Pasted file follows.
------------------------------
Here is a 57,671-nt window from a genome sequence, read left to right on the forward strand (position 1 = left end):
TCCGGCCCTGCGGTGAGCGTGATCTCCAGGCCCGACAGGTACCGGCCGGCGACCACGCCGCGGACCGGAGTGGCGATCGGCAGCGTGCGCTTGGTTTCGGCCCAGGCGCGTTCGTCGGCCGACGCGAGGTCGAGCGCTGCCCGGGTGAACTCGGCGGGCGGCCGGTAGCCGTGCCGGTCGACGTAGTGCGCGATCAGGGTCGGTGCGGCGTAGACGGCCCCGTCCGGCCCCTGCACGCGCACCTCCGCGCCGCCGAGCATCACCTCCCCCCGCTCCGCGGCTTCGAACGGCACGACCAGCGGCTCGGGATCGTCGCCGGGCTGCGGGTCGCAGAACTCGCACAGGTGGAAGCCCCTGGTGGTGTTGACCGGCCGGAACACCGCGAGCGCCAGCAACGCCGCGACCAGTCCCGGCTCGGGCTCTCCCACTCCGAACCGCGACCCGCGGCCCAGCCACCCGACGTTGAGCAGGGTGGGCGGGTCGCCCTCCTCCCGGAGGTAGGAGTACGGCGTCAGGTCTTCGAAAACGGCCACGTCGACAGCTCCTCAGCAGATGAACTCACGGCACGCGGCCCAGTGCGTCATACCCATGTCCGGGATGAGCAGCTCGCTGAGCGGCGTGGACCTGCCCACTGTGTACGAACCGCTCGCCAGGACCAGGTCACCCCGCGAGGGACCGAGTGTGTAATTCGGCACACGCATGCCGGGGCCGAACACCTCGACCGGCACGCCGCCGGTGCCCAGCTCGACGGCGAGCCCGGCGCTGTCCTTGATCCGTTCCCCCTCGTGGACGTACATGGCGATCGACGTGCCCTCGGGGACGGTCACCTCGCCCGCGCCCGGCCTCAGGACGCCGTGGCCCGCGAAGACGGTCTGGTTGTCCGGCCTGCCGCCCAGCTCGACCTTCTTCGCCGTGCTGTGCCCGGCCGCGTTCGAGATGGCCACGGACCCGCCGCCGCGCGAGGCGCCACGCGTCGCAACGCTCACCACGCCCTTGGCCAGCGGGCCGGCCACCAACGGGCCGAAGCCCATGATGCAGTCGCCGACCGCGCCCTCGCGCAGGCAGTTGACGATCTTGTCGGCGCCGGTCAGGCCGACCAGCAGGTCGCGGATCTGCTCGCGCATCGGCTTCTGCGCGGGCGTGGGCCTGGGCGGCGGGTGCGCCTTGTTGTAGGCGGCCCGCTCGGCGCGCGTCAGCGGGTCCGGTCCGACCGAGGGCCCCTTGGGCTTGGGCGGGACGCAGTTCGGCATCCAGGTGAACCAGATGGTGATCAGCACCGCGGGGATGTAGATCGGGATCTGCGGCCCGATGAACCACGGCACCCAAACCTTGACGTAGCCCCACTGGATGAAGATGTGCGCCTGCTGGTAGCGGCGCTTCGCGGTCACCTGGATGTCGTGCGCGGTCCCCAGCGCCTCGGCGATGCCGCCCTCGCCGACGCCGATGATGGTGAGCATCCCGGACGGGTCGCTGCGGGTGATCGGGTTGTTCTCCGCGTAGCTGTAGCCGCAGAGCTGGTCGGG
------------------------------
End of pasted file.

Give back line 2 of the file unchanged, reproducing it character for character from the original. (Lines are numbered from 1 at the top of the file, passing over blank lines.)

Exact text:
TCCGGCCCTGCGGTGAGCGTGATCTCCAGGCCCGACAGGTACCGGCCGGCGACCACGCCGCGGACCGGAGTGGCGATCGGCAGCGTGCGCTTGGTTTCGGCCCAGGCGCGTTCGTCGGCCGACGCGAGGTCGAGCGCTGCCCGGGTGAACTCGGCGGGCGGCCGGTAGCCGTGCCGGTCGACGTAGTGCGCGATCAGGGTCGGTGCGGCGTAGACGGCCCCGTCCGGCCCCTGCACGCGCACCTCCGCGCCGCCGAGCATCACCTCCCCCCGCTCCGCGGCTTCGAACGGCACGACCAGCGGCTCGGGATCGTCGCCGGGCTGCGGGTCGCAGAACTCGCACAGGTGGAAGCCCCTGGTGGTGTTGACCGGCCGGAACACCGCGAGCGCCAGCAACGCCGCGACCAGTCCCGGCTCGGGCTCTCCCACTCCGAACCGCGACCCGCGGCCCAGCCACCCGACGTTGAGCAGGGTGGGCGGGTCGCCCTCCTCCCGGAGGTAGGAGTACGGCGTCAGGTCTTCGAAAACGGCCACGTCGACAGCTCCTCAGCAGATGAACTCACGGCACGCGGCCCAGTGCGTCATACCCATGTCCGGGATGAGCAGCTCGCTGAGCGGCGTGGACCTGCCCACTGTGTACGAACCGCTCGCCAGGACCAGGTCACCCCGCGAGGGACCGAGTGTGTAATTCGGCACACGCATGCCGGGGCCGAACACCTCGACCGGCACGCCGCCGGTGCCCAGCTCGACGGCGAGCCCGGCGCTGTCCTTGATCCGTTCCCCCTCGTGGACGTACATGGCGATCGACGTGCCCTCGGGGACGGTCACCTCGCCCGCGCCCGGCCTCAGGACGCCGTGGCCCGCGAAGACGGTCTGGTTGTCCGGCCTGCCGCCCAGCTCGACCTTCTTCGCCGTGCTGTGCCCGGCCGCGTTCGAGATGGCCACGGACCCGCCGCCGCGCGAGGCGCCACGCGTCGCAACGCTCACCACGCCCTTGGCCAGCGGGCCGGCCACCAACGGGCCGAAGCCCATGATGCAGTCGCCGACCGCGCCCTCGCGCAGGCAGTTGACGATCTTGTCGGCGCCGGTCAGGCCGACCAGCAGGTCGCGGATCTGCTCGCGCATCGGCTTCTGCGCGGGCGTGGGCCTGGGCGGCGGGTGCGCCTTGTTGTAGGCGGCCCGCTCGGCGCGCGTCAGCGGGTCCGGTCCGACCGAGGGCCCCTTGGGCTTGGGCGGGACGCAGTTCGGCATCCAGGTGAACCAGATGGTGATCAGCACCGCGGGGATGTAGATCGGGATCTGCGGCCCGATGAACCACGGCACCCAAACCTTGACGTAGCCCCACTGGATGAAGATGTGCGCCTGCTGGTAGCGGCGCTTCGCGGTCACCTGGATGTCGTGCGCGGTCCCCAGCGCCTCGGCGATGCCGCCCTCGCCGACGCCGATGATGGTGAGCATCCCGGACGGGTCGCTGCGGGTGATCGGGTTGTTCTCCGCGTAGCTGTAGCCGCAGAGCTGGTCGGG